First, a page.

In developed markets the recovery will likely be slow amid recurring restrictive measures. For 2021, we expect global economic activity to rebound by 5.0% and developed economies to grow by an aggregated 3.7%. Pre-pandemic economic activity levels can only be reached once a vaccine has become widely available. Despite positive vaccine developments, we don’t expect this to happen before the second half of 2021. In the meantime, further stimulus is expected. Bold policy choices need to be made for the recovery to become sustainable and inclusive. This could be a vital first step towards a new economic system, one that is equipped to address the challenges of our time: climate change, biodiversity loss and inequality.

Investment outlook

Across the world, financial markets experienced a spectacular recovery after the COVID-19-induced freefall. This recovery was driven by unprecedented monetary and fiscal stimulus. As a result, the financial asset bubble became rapidly inflated again. We are still convinced that valuations matter, and that the real economy and financial markets can’t stay detached forever. We do however acknowledge that there is plenty of stimulus in the pipeline to satisfy short-term investor appetite. But against the backdrop of record high global debt levels and overly optimistic economic and earnings projections, we stick to our fundamental approach and do not chase the rally. Therefore, we remain cautious in our asset allocation, neutral on average in bonds and slightly underweight in equities. Within equities, US equities are still expensive versus other markets, which is why we remain negative about US equities, neutral to slightly positive about European equities and positive on Japanese equities.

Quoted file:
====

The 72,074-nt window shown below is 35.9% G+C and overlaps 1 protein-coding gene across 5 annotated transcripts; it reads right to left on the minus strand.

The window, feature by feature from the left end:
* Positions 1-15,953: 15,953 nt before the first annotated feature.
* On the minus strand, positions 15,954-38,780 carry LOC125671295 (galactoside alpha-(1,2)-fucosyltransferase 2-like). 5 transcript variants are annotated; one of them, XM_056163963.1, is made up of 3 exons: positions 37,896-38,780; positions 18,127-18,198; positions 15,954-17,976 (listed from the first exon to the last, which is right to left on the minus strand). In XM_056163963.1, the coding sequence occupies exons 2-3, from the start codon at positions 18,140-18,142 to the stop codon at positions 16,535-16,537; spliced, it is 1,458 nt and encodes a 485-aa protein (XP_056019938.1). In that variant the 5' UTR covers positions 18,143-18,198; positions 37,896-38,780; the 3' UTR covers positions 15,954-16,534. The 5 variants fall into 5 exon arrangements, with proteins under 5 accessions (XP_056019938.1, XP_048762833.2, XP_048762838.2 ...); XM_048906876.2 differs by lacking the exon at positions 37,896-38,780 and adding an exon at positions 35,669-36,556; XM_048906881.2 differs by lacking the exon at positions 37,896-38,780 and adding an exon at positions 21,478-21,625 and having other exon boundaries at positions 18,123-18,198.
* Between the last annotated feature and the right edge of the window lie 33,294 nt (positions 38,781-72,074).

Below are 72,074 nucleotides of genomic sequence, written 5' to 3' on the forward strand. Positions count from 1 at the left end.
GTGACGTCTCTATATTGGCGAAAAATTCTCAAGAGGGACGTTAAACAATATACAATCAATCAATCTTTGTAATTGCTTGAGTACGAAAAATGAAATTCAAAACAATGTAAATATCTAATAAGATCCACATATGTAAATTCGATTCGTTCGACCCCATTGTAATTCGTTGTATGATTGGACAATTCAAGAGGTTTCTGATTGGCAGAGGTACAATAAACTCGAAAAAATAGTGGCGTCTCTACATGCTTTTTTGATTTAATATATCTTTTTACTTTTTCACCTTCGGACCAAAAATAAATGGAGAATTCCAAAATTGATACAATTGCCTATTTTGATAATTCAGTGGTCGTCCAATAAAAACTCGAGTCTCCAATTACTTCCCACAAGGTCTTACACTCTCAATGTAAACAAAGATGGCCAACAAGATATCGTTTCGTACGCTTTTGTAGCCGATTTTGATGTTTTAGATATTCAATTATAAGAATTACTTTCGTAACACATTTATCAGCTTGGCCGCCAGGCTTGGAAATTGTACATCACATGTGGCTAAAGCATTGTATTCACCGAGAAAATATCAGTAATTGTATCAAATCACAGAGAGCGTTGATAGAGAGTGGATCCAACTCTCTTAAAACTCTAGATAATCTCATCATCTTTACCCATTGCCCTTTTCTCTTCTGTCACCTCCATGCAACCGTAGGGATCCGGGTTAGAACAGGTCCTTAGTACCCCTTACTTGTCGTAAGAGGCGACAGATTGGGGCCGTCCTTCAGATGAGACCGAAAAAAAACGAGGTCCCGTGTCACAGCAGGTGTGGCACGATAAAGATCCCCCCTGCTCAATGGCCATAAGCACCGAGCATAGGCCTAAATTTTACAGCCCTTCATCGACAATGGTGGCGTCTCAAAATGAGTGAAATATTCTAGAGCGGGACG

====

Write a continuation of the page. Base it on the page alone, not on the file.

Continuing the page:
We continue to see opportunities in the sustainable investment landscape, especially in Europe and Japan. The European Green Deal, the EU’s roadmap for making its economy sustainable, will likely gain momentum. The related development of a green taxonomy will enable investors to steer their investments towards more sustainable technologies and businesses, and the creation of an EU Green Bond Standard will deliver a uniform tool to assess green bonds. We hope that this will trigger an increased global sense of urgency that catalyses investments in climate change mitigation and adaption and contributes to the fulfilment of the Sustainable Development Goals within the next 10 years.

Uncertain recovery